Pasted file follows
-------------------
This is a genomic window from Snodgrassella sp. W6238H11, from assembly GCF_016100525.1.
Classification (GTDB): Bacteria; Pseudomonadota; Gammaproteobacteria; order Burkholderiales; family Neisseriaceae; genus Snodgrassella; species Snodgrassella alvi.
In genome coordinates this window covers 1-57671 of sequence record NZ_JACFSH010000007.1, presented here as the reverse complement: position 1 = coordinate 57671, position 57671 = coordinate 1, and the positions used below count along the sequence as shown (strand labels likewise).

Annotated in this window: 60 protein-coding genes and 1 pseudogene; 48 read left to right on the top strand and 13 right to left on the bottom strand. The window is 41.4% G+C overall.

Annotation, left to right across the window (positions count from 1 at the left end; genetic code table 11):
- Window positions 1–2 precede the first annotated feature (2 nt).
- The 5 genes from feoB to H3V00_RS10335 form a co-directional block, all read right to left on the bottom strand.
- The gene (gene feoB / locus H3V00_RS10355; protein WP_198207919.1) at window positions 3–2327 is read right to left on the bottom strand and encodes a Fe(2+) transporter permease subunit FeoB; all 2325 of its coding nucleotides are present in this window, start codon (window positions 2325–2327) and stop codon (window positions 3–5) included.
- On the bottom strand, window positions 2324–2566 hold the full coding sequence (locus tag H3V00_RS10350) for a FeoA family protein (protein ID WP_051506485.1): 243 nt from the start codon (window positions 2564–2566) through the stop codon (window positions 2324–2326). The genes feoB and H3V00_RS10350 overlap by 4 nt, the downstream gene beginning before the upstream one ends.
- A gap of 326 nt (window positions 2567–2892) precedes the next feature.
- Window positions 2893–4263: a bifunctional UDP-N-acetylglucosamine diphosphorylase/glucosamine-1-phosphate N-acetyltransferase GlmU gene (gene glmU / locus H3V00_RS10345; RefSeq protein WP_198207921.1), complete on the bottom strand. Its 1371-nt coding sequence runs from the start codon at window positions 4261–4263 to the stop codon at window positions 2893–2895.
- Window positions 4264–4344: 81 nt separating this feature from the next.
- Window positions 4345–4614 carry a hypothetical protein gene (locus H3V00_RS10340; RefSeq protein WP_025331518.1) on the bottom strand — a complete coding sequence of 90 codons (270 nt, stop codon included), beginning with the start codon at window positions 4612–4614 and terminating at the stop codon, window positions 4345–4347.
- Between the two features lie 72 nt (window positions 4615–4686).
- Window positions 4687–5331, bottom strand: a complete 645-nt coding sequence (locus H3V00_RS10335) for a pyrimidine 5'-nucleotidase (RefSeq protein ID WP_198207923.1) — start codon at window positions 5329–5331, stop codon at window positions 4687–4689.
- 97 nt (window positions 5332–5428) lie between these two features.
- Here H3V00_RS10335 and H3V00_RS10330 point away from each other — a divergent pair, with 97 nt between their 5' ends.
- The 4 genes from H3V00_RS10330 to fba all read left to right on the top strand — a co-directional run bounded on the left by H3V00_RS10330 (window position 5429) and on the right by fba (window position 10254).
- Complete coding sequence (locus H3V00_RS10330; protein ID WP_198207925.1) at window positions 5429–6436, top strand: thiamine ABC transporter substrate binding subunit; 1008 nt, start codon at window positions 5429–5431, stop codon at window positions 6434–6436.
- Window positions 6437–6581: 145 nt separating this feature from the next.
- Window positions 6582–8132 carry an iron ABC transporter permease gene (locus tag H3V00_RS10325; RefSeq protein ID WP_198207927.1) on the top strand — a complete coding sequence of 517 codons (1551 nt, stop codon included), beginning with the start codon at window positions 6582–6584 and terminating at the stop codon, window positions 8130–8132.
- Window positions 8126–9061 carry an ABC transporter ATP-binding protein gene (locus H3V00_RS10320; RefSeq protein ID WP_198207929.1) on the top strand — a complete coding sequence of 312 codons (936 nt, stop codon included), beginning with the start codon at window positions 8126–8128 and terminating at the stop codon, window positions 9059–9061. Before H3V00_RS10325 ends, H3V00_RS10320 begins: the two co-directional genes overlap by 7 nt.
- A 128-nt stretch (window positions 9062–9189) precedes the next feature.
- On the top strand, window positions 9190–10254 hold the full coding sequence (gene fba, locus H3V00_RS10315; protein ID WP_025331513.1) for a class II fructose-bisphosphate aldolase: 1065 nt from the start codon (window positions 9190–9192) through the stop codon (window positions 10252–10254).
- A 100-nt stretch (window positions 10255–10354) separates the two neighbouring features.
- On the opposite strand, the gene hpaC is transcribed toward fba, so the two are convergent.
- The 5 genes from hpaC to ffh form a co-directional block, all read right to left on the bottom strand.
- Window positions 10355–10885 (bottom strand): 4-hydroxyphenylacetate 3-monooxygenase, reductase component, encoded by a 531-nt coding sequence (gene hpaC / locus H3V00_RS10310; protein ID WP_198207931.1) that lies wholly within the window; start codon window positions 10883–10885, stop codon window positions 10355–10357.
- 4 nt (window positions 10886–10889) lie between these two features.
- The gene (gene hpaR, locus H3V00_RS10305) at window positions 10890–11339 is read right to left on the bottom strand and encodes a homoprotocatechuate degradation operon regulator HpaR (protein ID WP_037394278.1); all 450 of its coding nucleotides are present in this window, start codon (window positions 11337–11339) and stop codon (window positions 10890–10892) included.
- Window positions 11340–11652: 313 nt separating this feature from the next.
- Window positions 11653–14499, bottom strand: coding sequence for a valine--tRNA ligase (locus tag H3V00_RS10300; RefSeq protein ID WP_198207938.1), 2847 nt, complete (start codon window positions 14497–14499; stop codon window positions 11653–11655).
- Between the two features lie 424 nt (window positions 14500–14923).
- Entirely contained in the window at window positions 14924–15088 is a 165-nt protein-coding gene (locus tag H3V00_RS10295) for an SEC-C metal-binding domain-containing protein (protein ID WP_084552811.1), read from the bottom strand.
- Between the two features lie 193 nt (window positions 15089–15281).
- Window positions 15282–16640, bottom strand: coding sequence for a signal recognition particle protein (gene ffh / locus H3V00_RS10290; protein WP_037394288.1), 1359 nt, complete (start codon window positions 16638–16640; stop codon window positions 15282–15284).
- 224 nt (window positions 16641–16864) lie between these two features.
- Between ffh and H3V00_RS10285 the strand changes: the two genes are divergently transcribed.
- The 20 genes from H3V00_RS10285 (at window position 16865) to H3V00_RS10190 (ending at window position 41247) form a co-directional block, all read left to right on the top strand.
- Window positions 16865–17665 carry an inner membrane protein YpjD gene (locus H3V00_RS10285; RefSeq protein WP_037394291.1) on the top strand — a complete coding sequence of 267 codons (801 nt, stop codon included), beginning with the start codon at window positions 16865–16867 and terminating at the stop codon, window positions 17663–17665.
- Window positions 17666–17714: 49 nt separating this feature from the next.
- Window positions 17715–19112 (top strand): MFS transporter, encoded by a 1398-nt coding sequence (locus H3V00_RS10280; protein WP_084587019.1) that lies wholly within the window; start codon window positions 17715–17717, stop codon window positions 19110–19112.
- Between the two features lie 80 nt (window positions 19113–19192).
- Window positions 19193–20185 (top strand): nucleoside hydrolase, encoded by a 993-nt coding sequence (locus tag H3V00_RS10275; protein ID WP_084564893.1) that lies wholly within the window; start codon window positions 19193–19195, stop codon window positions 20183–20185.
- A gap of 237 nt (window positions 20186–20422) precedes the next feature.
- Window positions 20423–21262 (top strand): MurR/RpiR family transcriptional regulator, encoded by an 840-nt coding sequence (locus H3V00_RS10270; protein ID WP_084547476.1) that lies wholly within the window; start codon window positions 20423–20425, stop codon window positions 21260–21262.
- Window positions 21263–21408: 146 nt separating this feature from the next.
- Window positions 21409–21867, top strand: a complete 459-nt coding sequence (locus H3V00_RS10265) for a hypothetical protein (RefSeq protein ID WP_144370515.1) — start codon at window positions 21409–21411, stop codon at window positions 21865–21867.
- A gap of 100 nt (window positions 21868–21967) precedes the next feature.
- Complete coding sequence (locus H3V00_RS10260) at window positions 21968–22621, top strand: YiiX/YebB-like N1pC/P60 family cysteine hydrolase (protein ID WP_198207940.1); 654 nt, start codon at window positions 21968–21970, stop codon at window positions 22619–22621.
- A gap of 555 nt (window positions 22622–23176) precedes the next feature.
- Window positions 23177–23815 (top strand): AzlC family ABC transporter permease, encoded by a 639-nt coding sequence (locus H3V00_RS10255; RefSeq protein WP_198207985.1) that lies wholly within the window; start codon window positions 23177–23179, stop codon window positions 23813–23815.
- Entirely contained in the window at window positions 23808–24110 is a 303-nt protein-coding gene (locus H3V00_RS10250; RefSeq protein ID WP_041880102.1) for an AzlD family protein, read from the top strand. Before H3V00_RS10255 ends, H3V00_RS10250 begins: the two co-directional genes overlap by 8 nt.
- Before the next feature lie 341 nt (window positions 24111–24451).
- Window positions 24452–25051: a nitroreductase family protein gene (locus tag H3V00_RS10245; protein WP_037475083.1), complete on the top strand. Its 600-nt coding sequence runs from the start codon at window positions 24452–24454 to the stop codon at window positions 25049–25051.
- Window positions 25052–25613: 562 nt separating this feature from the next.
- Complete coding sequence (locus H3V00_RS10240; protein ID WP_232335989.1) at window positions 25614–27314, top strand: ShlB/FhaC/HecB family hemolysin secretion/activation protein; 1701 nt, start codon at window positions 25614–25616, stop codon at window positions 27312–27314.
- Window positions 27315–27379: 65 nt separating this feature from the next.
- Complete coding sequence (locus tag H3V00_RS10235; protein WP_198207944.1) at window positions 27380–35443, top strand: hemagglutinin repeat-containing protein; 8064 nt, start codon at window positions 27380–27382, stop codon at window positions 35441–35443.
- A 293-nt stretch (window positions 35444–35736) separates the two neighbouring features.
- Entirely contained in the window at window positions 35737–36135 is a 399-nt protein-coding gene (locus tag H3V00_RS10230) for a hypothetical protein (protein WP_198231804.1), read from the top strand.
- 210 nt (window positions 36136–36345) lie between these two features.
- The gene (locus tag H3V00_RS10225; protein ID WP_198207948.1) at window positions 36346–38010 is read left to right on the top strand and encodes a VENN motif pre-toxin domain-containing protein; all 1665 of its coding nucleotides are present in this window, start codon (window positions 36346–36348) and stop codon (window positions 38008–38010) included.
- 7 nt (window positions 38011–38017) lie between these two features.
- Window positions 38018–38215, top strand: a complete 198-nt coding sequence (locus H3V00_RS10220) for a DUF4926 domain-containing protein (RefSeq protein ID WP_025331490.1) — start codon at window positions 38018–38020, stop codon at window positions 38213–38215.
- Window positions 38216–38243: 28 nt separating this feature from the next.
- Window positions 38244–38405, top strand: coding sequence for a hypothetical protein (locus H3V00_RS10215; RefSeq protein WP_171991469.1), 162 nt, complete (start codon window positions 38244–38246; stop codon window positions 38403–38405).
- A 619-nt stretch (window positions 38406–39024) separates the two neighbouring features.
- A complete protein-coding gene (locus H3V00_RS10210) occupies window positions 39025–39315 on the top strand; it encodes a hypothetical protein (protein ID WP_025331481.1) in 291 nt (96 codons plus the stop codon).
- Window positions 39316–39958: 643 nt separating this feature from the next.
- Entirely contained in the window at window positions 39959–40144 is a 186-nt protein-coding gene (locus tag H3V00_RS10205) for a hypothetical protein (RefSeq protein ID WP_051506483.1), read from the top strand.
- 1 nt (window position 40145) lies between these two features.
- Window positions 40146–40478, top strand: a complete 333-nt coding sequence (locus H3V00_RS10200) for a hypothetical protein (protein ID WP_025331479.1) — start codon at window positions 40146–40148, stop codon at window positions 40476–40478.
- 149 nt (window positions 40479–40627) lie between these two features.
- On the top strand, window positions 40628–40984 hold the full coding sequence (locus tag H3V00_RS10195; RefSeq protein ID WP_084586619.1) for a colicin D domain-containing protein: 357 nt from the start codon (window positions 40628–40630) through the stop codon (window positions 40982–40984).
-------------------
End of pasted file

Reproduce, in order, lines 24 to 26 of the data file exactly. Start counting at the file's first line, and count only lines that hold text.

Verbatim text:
- On the top strand, window positions 9190–10254 hold the full coding sequence (gene fba, locus H3V00_RS10315; protein ID WP_025331513.1) for a class II fructose-bisphosphate aldolase: 1065 nt from the start codon (window positions 9190–9192) through the stop codon (window positions 10252–10254).
- A 100-nt stretch (window positions 10255–10354) separates the two neighbouring features.
- On the opposite strand, the gene hpaC is transcribed toward fba, so the two are convergent.